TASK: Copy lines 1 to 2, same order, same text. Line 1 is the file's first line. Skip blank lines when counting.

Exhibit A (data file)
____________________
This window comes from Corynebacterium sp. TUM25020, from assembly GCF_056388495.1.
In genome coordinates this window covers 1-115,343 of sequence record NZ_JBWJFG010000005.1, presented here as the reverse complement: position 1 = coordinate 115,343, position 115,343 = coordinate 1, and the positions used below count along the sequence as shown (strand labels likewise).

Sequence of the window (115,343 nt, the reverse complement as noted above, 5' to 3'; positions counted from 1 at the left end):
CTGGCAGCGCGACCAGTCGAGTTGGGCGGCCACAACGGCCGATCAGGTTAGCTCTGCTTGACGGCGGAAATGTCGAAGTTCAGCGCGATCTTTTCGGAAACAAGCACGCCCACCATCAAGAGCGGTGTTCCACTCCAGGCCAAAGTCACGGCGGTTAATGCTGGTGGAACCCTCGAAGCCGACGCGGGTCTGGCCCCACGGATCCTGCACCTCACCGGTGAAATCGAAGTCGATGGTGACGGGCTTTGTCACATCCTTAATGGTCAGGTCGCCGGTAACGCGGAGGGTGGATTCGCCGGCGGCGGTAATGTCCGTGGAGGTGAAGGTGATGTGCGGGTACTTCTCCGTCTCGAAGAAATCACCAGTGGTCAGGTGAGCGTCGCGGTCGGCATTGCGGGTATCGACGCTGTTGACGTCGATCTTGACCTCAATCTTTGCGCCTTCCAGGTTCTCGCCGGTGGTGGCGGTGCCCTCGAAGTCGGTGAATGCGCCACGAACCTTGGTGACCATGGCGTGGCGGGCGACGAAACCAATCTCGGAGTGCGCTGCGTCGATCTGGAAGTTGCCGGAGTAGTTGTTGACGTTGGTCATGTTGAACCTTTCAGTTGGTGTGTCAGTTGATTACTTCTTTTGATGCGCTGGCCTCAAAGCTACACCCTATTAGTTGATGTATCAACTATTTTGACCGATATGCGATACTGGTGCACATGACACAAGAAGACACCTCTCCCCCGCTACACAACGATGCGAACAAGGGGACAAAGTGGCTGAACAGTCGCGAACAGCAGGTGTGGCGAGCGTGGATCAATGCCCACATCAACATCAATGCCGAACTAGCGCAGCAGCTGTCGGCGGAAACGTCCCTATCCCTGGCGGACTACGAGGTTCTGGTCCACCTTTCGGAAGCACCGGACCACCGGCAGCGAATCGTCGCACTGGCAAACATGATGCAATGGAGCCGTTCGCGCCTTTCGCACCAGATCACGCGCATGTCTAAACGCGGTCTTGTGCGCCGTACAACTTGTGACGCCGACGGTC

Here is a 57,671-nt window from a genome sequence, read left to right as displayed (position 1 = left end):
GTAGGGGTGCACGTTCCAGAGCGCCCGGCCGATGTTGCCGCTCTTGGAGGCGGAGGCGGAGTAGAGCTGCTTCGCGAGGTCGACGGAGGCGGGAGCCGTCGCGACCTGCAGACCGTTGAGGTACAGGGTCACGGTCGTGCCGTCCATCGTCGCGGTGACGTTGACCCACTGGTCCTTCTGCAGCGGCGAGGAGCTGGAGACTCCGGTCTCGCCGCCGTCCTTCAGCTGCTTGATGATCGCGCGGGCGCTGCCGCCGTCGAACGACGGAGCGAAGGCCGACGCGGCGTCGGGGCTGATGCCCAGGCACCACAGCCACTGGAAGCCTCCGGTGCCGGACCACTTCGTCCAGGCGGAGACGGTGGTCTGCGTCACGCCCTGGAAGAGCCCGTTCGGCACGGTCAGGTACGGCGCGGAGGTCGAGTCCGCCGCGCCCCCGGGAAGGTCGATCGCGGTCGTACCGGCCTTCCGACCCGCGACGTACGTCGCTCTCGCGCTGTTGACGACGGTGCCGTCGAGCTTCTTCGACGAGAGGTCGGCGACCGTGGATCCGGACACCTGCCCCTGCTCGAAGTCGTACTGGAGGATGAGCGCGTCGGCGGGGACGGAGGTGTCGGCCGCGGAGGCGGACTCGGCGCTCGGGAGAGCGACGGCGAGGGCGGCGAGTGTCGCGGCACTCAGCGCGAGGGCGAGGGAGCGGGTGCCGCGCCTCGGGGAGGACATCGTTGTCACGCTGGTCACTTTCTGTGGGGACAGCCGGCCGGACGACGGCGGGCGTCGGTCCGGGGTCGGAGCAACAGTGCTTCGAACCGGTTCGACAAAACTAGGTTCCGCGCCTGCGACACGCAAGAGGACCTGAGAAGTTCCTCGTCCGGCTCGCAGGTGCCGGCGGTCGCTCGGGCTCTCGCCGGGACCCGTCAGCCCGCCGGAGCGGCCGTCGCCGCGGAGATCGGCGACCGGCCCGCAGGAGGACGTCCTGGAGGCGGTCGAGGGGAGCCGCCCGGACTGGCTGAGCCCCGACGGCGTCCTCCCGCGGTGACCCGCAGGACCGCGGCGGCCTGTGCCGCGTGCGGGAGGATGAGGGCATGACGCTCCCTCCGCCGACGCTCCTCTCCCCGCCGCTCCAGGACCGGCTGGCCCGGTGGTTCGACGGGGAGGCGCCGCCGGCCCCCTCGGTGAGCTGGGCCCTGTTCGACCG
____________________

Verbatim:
This window comes from Corynebacterium sp. TUM25020, from assembly GCF_056388495.1.
In genome coordinates this window covers 1-115,343 of sequence record NZ_JBWJFG010000005.1, presented here as the reverse complement: position 1 = coordinate 115,343, position 115,343 = coordinate 1, and the positions used below count along the sequence as shown (strand labels likewise).